Commentary: Meeting Gabriel Garcia Marquez

On Publication of Memoir, Katie Davis Remembers 1983 Interview

Katie Davis interviews Garcia Marquez in Bogota, Colombia, October 1983.

hide captionKatie Davis interviews Garcia Marquez in Bogota, Colombia, October 1983.

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Courtesy Katie Davis
Gabriel Garcia Marquez

hide captionGabriel Garcia Marquez

Caleb Bach/Knopf
Cover for 'Living to Tell the Tale'

hide captionCover for Living to Tell the Tale (Knopf, 2003)

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Some writers invent constantly, their creations sprawling outside the page. That is the way of Colombian Gabriel Garcia Marquez — novelist, short story writer and now author of a long-awaited memoir, Living to Tell the Tale, which was published in English this week.

Twenty years ago, commentator Katie Davis had a chance to sit down with Gabriel Garcia Marquez. Afterwards she wasn’t sure whether she had conducted an interview or participated in a piece of fiction.

"I was aware that Garcia Marquez had a habit of making things up during his interviews. He liked to give each journalist a gift, something original, so they didn't go away with the same old stuff," Davis says. The author initially misheard Davis' first name as Vicky — and insisted on calling her Vicky from that point on...

"And in my case, he included a reminder for when I lose sight of 'the other reality.' Garcia Marquez opened my copy of One Hundred Years of Solitude and wrote: 'To Vicky… with a kiss, Gabo.'"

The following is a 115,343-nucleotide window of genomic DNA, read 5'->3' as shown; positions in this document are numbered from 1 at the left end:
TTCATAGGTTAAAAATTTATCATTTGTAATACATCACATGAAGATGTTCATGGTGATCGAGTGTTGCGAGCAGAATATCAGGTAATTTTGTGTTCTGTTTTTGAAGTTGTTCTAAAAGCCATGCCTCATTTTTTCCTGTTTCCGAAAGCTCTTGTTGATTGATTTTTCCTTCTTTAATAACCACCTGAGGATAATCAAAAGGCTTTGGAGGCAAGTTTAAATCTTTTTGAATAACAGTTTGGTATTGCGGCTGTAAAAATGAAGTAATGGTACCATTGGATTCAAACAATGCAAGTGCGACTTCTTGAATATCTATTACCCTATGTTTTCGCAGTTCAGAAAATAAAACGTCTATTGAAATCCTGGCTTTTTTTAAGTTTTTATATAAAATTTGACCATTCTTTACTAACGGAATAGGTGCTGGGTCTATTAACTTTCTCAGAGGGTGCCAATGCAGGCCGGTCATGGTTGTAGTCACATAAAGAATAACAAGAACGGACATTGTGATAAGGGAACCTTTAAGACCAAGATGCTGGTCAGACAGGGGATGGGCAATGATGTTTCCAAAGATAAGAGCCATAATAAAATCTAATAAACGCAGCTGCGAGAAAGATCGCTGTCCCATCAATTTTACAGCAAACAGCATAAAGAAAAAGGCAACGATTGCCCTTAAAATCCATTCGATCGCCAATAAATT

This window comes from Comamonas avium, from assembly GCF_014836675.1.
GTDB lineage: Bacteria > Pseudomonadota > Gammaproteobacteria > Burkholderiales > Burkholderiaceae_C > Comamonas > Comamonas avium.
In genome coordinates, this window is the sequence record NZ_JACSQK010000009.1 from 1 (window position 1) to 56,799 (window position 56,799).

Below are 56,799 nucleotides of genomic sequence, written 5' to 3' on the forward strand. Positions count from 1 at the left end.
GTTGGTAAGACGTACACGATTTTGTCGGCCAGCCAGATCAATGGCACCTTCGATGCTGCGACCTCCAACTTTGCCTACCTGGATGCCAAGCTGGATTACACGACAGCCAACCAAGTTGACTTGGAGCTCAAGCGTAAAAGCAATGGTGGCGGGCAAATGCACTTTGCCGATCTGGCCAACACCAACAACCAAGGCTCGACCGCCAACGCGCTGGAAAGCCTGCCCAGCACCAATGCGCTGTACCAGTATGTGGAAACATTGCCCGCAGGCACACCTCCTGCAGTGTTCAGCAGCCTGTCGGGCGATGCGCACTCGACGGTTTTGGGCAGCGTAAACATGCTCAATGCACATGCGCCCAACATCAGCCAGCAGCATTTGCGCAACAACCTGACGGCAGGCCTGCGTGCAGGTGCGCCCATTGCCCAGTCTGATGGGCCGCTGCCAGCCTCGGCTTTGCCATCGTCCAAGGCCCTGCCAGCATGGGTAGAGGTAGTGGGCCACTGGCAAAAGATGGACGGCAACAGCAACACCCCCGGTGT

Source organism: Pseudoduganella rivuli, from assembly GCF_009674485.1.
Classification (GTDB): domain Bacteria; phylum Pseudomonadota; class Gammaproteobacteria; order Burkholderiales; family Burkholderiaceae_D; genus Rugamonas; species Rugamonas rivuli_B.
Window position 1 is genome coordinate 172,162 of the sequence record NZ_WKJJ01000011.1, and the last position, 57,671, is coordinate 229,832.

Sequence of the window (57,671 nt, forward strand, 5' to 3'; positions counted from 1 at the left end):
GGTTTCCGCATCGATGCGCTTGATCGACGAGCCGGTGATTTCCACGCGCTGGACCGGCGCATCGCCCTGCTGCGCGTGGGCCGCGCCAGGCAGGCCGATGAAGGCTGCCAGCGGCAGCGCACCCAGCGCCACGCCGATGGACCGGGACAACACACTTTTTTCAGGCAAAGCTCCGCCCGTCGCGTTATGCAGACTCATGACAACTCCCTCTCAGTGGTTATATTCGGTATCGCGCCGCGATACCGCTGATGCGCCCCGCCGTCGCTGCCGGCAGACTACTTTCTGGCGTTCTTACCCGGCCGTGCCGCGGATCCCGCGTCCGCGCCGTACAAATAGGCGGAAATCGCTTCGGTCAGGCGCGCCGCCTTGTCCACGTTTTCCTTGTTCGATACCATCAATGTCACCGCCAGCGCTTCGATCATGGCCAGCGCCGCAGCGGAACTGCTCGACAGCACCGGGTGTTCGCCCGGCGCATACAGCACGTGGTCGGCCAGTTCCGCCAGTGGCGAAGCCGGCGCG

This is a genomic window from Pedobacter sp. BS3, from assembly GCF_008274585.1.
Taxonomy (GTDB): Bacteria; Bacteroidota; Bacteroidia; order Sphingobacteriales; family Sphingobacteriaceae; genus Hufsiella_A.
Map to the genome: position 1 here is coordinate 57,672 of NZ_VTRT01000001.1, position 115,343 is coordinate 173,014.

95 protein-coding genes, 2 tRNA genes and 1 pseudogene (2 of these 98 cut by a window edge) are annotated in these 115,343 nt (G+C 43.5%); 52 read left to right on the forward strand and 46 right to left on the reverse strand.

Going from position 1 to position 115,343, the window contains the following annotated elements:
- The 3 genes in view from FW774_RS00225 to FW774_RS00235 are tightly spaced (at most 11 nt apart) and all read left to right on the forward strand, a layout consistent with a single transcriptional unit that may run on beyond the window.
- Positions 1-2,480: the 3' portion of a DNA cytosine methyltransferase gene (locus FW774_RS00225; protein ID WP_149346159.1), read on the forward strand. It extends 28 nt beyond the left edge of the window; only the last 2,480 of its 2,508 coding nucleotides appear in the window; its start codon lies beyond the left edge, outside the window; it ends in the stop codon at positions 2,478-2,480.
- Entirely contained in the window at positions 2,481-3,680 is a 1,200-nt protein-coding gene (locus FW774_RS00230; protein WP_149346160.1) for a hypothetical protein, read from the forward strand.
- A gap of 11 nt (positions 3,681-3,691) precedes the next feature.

From Living to Tell the Tale (Knopf, 2003):

My mother asked me to go with her to sell the house. She had come that morning from the distant town where the family lived, and she had no idea how to find me. She asked around among acquaintances and was told to look for me at the Libreria Mundo, or in the nearby cafes, where I went twice a day to talk with my writer friends. The one who told her this warned her: "Be careful, because they're all out of their minds." She arrived at twelve sharp. With her light step she made her way among the tables of books on display, stopped in front of me, looking into my eyes with the mischievous smile of her better days, and before I could react she said:

"I'm your mother."

Something in her had changed, and this kept me from recognizing her at first glance. She was forty-five. Adding up her eleven births, she had spent almost ten years pregnant and at least another ten nursing her children. She had gone gray before her time, her eyes seemed larger and more startled behind her first bifocals, and she wore strict, somber mourning for the death of her mother, but she still preserved the Roman beauty of her wedding portrait, dignified now by an autumnal air. Before anything else, even before she embraced me, she said in her customary, ceremonial way:

"I've come to ask you to please go with me to sell the house."

She did not have to tell me which one, or where, because for us only one existed in the world: my grandparents' old house in Aracataca, where I'd had the good fortune to be born, and where I had not lived again after the age of eight.

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